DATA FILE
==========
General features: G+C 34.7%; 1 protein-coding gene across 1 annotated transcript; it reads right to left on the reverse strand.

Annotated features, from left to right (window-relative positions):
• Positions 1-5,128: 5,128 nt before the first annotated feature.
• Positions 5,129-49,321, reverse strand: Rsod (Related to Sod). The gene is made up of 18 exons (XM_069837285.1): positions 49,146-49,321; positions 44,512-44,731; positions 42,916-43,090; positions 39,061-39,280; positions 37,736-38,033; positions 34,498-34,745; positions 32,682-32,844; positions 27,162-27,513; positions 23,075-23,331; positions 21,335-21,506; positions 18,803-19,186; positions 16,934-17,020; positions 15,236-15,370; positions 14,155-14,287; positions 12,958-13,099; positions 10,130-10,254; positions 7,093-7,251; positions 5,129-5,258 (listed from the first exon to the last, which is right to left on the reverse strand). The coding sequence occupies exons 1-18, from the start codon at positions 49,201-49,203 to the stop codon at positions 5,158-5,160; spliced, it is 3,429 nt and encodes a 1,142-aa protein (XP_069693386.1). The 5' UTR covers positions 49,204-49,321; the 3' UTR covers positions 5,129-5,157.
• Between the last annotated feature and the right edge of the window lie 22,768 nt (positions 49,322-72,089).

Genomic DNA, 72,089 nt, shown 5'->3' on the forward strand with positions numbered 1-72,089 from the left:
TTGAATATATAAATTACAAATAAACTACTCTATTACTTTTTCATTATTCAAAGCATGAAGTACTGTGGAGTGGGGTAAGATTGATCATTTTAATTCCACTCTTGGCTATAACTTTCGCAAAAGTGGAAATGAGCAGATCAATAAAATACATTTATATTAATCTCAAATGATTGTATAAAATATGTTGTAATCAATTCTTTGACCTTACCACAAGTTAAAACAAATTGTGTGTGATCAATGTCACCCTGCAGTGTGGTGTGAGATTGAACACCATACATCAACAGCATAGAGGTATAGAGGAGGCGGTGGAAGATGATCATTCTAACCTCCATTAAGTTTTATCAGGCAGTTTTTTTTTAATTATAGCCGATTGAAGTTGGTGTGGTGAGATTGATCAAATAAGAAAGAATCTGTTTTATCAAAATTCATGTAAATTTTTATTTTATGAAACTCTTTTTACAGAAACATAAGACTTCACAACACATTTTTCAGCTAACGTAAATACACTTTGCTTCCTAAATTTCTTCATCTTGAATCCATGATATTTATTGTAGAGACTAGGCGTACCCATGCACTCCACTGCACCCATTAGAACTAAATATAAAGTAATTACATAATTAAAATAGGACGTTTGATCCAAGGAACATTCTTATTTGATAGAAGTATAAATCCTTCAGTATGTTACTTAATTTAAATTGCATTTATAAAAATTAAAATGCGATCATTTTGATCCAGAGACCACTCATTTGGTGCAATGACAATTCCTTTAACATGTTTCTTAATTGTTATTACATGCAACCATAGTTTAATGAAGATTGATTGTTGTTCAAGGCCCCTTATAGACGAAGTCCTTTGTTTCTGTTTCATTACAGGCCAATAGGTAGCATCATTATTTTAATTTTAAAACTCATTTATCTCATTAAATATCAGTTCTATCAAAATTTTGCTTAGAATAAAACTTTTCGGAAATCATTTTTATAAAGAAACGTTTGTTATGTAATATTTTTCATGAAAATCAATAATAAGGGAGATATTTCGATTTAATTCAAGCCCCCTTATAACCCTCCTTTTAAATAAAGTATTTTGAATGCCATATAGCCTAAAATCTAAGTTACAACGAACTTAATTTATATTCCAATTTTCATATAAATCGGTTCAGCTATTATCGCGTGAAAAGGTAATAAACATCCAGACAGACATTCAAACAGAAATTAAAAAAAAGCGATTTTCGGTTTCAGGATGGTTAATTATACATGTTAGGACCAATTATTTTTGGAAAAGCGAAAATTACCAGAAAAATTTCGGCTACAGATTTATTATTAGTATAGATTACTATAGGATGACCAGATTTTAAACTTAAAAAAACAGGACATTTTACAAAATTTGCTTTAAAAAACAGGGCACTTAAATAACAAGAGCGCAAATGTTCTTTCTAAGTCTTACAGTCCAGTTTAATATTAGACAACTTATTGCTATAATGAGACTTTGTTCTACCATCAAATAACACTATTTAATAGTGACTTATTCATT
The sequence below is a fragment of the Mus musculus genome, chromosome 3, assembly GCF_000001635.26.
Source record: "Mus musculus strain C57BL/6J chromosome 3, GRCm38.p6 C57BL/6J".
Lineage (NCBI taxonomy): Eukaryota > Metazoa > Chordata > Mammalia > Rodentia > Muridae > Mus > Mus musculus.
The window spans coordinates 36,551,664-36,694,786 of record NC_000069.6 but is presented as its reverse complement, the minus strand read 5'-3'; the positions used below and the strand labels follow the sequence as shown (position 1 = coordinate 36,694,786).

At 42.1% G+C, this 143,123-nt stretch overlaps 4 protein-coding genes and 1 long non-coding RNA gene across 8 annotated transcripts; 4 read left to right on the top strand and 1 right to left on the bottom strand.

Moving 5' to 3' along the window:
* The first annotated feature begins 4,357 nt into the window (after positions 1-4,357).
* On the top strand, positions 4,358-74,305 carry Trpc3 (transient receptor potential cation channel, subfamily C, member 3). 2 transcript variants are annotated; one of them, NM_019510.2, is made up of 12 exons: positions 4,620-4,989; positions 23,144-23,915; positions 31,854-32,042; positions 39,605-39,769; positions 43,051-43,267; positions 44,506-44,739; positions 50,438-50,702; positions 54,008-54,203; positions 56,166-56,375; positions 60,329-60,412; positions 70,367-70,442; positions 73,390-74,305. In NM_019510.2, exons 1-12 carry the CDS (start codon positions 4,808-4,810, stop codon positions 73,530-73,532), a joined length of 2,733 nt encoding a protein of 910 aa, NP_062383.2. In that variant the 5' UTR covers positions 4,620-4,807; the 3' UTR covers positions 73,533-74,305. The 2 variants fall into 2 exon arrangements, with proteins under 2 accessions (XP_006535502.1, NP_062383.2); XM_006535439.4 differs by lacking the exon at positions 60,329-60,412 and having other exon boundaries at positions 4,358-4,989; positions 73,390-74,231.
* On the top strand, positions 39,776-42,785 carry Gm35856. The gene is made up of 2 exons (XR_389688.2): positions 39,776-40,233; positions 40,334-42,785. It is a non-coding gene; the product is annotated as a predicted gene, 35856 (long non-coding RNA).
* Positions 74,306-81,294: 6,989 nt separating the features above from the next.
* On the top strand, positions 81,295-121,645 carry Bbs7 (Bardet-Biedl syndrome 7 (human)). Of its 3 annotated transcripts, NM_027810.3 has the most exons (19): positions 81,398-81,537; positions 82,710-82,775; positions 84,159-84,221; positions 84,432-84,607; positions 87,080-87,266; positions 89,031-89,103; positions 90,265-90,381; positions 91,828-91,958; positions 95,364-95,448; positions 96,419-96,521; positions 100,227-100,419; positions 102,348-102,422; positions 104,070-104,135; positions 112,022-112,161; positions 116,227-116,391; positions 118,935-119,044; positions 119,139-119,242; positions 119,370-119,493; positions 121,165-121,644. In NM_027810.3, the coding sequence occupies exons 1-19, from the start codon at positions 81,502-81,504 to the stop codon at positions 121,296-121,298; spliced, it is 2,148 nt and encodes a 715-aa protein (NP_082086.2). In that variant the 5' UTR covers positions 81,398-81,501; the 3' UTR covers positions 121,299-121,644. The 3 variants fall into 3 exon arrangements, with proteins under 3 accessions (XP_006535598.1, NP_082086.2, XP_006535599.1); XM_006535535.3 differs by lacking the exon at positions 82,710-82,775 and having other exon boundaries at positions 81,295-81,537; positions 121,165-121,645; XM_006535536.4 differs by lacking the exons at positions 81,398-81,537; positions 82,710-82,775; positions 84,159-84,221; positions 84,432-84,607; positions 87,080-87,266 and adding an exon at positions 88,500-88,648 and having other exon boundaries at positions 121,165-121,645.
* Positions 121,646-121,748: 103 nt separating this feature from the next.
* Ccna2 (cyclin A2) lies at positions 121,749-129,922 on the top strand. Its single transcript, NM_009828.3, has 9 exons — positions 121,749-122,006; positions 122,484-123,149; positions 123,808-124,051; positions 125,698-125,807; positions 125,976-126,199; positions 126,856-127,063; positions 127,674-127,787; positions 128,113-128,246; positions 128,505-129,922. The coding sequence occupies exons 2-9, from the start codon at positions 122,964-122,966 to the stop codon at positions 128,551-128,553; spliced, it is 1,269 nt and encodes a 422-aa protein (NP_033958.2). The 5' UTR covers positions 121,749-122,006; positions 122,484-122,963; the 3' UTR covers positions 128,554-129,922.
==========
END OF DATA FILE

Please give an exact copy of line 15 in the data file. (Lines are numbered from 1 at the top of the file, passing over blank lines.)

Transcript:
* On the top strand, positions 4,358-74,305 carry Trpc3 (transient receptor potential cation channel, subfamily C, member 3). 2 transcript variants are annotated; one of them, NM_019510.2, is made up of 12 exons: positions 4,620-4,989; positions 23,144-23,915; positions 31,854-32,042; positions 39,605-39,769; positions 43,051-43,267; positions 44,506-44,739; positions 50,438-50,702; positions 54,008-54,203; positions 56,166-56,375; positions 60,329-60,412; positions 70,367-70,442; positions 73,390-74,305. In NM_019510.2, exons 1-12 carry the CDS (start codon positions 4,808-4,810, stop codon positions 73,530-73,532), a joined length of 2,733 nt encoding a protein of 910 aa, NP_062383.2. In that variant the 5' UTR covers positions 4,620-4,807; the 3' UTR covers positions 73,533-74,305. The 2 variants fall into 2 exon arrangements, with proteins under 2 accessions (XP_006535502.1, NP_062383.2); XM_006535439.4 differs by lacking the exon at positions 60,329-60,412 and having other exon boundaries at positions 4,358-4,989; positions 73,390-74,231.